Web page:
I was at the Canal Thursday. The results were atypical for a famous “breaking tide”. There were the expected pods of breaking fish, the expected reports of a few big fish landed, the expected schools of mackerel hugging the banks—but there was no consistency to the bite, no pushes of bass traveling through. Some isolated pockets of fast action did make a few anglers’ days though.
One such angler was a guy that I would guess was in his early 20s, someone who is most definitely in the early stages of his love for our sport. There were two nice fish displayed on the access road, a 36-pounder for an older guy nearby and a 28-pounder for this younger guy I stopped to talk with.
He told me that the fish had taken an SP Minnow thrown among a large school of macks. He added that it was his first good fish and he was very excited about it. You can’t blame him for that, 28 pounds is a nice fish for sure. We compared notes on the action throughout the morning, my results of five fish from a schoolie to a 22-pounder matched up roughly with his, although his fish was bigger than my biggest. I showed him the mackerel-colored Guppy Pencil that took all but one of my fish. He told me that he’d never been able to get a fish to hit a topwater plug. We talked about that for a bit and shook hands, but as he was walking away he said something that stuck in my mind.
“Well, now I have to go home and YouTube how to cook this thing!”
I offered up a basic recipe for my favorite way to eat the few bass I keep each year. In case you’re wondering, battered and fried bass makes great fish tacos with the right fixings. I was quick to add that a 28-pounder would make enough tacos for his entire neighborhood, but I don’t think my words landed where I hoped they would.
I don’t fault anyone for keeping a fish, I do it now and then and think that it’s a practice that should always be a part of our sport. But taking a fish just to take one is not a good practice. I would obviously give this guy a free pass, he was fired up—and I wouldn’t want to take that away from him, I only use this example because it’s fresh in my mind. But, if you don’t even know what you’re going to do with it when you get home, you should really release the fish. If you’ve ever thrown a fish into a dumpster after killing it you should feel bad about it. I hope that my new friend from the Canal had a great dinner with family and friends that night and I hope he a gets a 38 tomorrow. But what I hope above all else is that he realized that a fish of that size is enough to feed a family function and that the mythical 38 I just hooked him up with in the near future is much more valuable alive.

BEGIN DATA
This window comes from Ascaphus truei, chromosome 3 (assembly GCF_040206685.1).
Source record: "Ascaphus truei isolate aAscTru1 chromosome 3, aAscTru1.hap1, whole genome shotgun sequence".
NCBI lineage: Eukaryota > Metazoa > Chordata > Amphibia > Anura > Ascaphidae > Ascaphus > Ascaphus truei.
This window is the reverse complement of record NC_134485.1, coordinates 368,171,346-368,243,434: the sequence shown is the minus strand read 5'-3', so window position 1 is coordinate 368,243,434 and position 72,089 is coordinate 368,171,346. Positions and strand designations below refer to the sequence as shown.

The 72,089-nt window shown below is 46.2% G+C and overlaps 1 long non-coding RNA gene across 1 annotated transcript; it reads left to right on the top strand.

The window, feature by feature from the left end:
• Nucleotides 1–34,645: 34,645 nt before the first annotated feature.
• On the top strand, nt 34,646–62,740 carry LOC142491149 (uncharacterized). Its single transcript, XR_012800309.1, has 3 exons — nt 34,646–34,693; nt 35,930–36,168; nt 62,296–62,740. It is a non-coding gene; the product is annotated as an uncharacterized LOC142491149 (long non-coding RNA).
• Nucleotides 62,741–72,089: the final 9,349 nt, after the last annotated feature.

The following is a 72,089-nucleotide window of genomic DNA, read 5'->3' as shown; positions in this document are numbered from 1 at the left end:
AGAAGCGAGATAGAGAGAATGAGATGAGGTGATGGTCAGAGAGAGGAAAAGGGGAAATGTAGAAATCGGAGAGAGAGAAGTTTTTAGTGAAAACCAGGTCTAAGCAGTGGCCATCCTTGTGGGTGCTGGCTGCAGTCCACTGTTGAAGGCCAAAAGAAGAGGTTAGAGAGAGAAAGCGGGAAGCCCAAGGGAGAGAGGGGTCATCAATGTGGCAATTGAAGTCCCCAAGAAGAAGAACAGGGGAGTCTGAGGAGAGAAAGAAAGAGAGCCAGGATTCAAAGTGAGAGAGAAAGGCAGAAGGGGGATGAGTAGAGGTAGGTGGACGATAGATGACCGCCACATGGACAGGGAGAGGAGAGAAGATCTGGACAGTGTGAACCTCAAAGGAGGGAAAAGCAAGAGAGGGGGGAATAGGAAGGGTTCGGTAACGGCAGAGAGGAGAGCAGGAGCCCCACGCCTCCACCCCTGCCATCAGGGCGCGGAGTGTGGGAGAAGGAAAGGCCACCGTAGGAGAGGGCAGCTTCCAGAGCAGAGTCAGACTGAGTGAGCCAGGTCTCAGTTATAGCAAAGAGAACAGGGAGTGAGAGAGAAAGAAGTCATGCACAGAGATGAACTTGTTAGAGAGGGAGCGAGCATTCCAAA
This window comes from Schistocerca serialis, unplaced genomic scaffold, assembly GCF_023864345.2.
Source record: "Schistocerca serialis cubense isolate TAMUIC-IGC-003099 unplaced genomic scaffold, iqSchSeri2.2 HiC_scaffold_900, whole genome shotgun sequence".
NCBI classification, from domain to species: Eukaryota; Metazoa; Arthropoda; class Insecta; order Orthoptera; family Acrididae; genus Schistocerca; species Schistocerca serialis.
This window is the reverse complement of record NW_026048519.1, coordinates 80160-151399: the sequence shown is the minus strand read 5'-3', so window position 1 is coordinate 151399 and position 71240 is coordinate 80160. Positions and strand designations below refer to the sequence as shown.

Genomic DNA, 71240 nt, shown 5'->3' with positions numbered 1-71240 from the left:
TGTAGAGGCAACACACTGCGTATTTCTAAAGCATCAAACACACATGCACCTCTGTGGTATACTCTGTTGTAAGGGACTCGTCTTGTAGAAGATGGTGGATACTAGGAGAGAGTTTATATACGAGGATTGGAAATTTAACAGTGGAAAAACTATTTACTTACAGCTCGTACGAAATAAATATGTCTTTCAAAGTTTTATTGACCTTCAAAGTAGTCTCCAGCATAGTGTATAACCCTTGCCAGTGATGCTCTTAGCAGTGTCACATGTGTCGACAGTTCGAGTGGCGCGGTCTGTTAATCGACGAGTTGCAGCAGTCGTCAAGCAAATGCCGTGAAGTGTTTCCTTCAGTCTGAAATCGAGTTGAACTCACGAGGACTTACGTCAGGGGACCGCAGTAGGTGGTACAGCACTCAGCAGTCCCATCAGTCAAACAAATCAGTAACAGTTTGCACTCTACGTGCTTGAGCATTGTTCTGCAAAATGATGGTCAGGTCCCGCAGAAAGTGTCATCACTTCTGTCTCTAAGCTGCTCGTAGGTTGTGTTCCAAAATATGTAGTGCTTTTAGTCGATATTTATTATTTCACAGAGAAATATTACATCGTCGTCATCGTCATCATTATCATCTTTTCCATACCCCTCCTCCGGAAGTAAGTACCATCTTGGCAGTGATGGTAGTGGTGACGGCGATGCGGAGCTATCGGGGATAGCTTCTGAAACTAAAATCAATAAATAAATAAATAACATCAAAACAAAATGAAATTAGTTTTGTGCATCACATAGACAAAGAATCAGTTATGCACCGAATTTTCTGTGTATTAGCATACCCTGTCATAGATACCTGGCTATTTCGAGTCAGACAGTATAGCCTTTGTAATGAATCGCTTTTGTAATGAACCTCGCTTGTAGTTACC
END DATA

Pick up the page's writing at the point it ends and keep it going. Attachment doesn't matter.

As the tides we’ve come to rely on become less and less consistent, it is going to become increasingly important that we all harvest with extreme care. People make the argument for ‘gamefish status’ but I have to wonder if a no-harvest fishery would hurt or help the sport overall. Personally, it wouldn’t stop me from fishing, but I think a large percentage of the people that can’t fish four nights (or more) per week like I usually can, depend on taking a fish for the table as the justification for the expenditure of their precious time and money.
Of course, this is abused as well. Striped bass just doesn’t belong in your freezer, unless you’re very good about how you care for it and you make sure that you eat it within six months of the catch. Some of my friends that are charter captains tell me that they hear the same line laughed over and over from their patrons, “Now we can throw away the fish from last year!” That’s every bit as bad as the dumpster crew. The striped bass shoulders a huge amount of the recreational fishing load here in the Northeast, it’s high time that we get our heads on straight.